There were numerous allegations of the use of excessive force and the violation of humanitarian law. Incidents in Chiapas between the security forces and EZLN sympathizers and in Guerrero between the army and EPR and ERPI guerrillas led to many of these accusations. Several NGO's reported that the largest number of disappearances were perpetrated by the army (see Section 1.b.). As a first step toward a comprehensive peace agreement, the Government and the EZLN signed the San Andres peace accords on February 16, 1996. However, since then the Government and the EZLN have remained divided on how to codify the accords. After criticism from President Zedillo, Bishop Samuel Ruiz, head of the National Intermediation Commission for Chiapas (CONAI), resigned in June, and the commission was dissolved (see Section 2.c.). Although the ELZN and the COCOPA congressional commission met in November, the peace talks remained stalemated. Since 1996 EZLN supporters have established 38 "autonomous municipalities" in Chiapas. The Government did not recognize these communities, considered them illegal, and dismantled four. On April 10, the EZLN declared a new autonomous municipality, "Ricardo Flores Magon" in Taniperlas, Ocosingo municipality. The next day, state and federal security forces attacked it and arrested 12 foreigners and 16 indigenous persons. The foreigners were expelled from the country. While some of the indigenous defendants posted bail, others stayed in prison (see Section 1.d.). On May 1, security forces entered a second autonomous municipality, "Tierra y Libertad," in Amparo Aguatinta, to free a Guatemalan refugee being held there. They arrested 61 persons and broke up the community. On June 3, 1,000 members of the police and military forces entered a third zone, Nicolas Ruiz, a PRD-controlled town that had declared independence, and arrested 167 persons. Security forces claimed that local PRI supporters had been expelled from the community. The fourth government operation occurred at the El Bosque municipal seat, on June 10. At the same time, security personnel entered the nearby towns of Chavajeval and Union Progreso to execute arrest warrants. The Chavajeval operation led to the first clash between the army and the EZLN since 1994. In all three locations, a total of 8 EZLN partisans and 2 state police officers were killed, 9 others were wounded, and 53 were arrested. Internal conflict also led to clashes outside Chiapas. On the night of June 6, the army and the ERPI clashed in El Charco, Guerrero. Twelve persons, all guerrillas according to the Government, were killed. After investigating the incident, human rights NGO's found it suspicious that the military had sustained no casualties if, as the army asserted, there had been an intense firefight between troops and well-armed guerrillas. The authorities later released 20 of the persons arrested during the incident; they kept 2 persons in jail and subsequently arrested 2 more individuals. The Government insisted that those detained confessed to being guerrilla leaders, while the accused claimed that the confessions were false and extracted under torture (see Section 1.c.). On November 10, between 20 and 50 alleged EPR guerrillas attacked police posts in a small town in Guerrero. Two guerrillas and one police officer were killed. On December 13, four masked men ambushed trucks carrying villagers, killing one child and wounding seven other villagers, in El Bosque. Eyewitnesses blamed the attack on the EZLN; the state attorney general was investigating the incident at year's end. Armed civilian groups, controlled by local political bosses loosely affiliated with the PRI, were alleged to have committed many human rights violations in Chiapas, including the Acteal massacre. NGO's, such as the PRODH, the Fray Bartolome de las Casas Human Rights Center in Chiapas, and the Mexican Commission for the Defense and Promotion of Human Rights (CMDPDH), identified at least nine such groups. The NGO's contended that these groups were not only the private armies of local bosses, but also army surrogates armed by the military and used to attack the EZLN. The Government denied these allegations and likewise rejected the existence of "paramilitary" groups. The state government declared that it was investigating the NGO's charges, and the PGR probe into the Acteal massacre included scrutiny of armed civilian groups. Human rights NGO's and some press accounts explicitly linked the Government to these groups, although they presented no hard evidence of federal government support. In December the Fray Bartolome de Las Casas center and the PGR published conflicting reports on the Acteal massacre. The Fray Bartolome report blamed the Government for sponsoring armed civilian groups in Chiapas and for failing to protect the victims. The NGO accused the Government of waging "low-intensity warfare" in Chiapas and stated that the Government was responsible for the massacre. The PGR attributed the massacre to a history of local confrontation, the presence of the EZLN, an absence of the rule of law, and the neglect of local enforcement officials. The military continues to deny any responsibility for abuses committed during the early stages of the Chiapas rebellion in 1994. The military authorities who have jurisdiction failed to punish any military personnel or government officials for committing abuses, although the CNDH issued an interim report in May 1994 finding that there was reason to believe that the military had injured or killed civilians in aerial attacks and that there were summary executions, illegal detentions, and instances of torture.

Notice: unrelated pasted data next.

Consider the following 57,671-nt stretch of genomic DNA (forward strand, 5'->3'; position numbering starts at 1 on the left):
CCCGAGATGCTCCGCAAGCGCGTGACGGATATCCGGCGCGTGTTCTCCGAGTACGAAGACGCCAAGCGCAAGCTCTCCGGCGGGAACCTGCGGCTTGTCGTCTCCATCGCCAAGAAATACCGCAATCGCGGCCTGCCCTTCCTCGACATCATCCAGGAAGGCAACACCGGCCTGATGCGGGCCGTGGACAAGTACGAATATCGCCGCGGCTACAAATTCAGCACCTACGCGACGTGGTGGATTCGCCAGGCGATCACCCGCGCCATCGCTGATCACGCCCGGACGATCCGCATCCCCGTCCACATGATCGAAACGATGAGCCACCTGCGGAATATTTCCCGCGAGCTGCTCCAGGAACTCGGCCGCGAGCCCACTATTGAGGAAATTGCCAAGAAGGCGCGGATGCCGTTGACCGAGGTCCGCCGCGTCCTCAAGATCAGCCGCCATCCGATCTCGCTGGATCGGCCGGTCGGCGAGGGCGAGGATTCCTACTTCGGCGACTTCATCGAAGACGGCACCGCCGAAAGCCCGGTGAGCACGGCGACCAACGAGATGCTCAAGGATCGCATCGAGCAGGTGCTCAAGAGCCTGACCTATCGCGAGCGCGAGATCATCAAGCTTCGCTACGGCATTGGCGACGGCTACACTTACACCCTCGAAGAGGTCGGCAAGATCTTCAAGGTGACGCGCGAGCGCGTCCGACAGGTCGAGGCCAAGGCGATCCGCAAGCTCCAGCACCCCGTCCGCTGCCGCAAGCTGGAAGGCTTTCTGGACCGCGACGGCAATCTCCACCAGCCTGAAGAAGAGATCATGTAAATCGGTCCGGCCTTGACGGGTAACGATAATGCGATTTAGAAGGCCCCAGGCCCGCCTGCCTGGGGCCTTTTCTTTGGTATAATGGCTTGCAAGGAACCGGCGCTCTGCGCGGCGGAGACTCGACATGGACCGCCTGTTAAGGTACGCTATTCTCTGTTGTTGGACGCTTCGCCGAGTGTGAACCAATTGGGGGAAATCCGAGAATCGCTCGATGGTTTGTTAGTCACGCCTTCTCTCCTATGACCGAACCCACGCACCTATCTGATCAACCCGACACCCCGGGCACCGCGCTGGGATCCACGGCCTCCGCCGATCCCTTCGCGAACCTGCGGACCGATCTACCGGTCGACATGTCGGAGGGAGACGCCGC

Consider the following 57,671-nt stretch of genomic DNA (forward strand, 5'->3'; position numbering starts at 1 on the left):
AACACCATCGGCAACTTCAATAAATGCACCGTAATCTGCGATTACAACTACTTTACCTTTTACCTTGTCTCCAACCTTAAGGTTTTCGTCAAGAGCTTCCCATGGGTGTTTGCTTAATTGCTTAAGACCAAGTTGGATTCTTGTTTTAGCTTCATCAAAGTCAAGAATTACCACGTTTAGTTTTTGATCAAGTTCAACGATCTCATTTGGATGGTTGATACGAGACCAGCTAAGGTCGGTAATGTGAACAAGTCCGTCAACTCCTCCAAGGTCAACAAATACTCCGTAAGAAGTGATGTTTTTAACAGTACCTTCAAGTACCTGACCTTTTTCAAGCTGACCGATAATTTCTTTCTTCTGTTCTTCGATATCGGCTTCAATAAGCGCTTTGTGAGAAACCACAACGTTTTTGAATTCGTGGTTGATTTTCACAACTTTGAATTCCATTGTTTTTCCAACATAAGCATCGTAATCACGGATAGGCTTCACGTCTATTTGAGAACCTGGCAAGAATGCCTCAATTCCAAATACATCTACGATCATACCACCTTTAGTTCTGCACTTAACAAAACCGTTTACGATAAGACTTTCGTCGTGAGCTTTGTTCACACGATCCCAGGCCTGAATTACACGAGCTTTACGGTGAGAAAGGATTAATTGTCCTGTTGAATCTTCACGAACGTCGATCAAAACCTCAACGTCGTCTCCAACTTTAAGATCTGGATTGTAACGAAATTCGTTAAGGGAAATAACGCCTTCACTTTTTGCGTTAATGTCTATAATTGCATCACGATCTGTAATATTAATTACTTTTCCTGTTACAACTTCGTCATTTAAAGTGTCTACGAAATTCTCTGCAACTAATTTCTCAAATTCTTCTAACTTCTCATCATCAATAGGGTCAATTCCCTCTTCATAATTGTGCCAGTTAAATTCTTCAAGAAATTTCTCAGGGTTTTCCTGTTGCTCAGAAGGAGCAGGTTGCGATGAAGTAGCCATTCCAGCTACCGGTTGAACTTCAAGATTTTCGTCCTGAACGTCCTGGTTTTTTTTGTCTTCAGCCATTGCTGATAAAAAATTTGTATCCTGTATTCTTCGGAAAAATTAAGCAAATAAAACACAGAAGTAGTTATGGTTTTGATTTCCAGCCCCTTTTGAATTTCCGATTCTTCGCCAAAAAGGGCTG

Section 2 Respect for Civil Liberties, Including: